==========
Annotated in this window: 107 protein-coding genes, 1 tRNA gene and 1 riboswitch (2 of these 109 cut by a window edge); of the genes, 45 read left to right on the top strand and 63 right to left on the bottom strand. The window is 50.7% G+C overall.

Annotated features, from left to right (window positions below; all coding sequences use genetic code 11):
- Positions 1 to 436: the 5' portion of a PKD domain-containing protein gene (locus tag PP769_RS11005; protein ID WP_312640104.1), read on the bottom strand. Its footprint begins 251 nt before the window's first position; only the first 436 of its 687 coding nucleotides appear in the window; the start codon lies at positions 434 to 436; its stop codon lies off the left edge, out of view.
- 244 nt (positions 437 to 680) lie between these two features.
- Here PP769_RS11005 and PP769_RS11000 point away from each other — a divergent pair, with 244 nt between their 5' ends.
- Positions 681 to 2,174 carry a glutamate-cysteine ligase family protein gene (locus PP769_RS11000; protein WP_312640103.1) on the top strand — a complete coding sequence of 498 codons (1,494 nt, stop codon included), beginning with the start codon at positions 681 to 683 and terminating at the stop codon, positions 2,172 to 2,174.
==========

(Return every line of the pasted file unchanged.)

Annotated in this window: 107 protein-coding genes, 1 tRNA gene and 1 riboswitch (2 of these 109 cut by a window edge); of the genes, 45 read left to right on the top strand and 63 right to left on the bottom strand. The window is 50.7% G+C overall.

Annotated features, from left to right (window positions below; all coding sequences use genetic code 11):
- Positions 1 to 436: the 5' portion of a PKD domain-containing protein gene (locus tag PP769_RS11005; protein ID WP_312640104.1), read on the bottom strand. Its footprint begins 251 nt before the window's first position; only the first 436 of its 687 coding nucleotides appear in the window; the start codon lies at positions 434 to 436; its stop codon lies off the left edge, out of view.
- 244 nt (positions 437 to 680) lie between these two features.
- Here PP769_RS11005 and PP769_RS11000 point away from each other — a divergent pair, with 244 nt between their 5' ends.
- Positions 681 to 2,174 carry a glutamate-cysteine ligase family protein gene (locus PP769_RS11000; protein WP_312640103.1) on the top strand — a complete coding sequence of 498 codons (1,494 nt, stop codon included), beginning with the start codon at positions 681 to 683 and terminating at the stop codon, positions 2,172 to 2,174.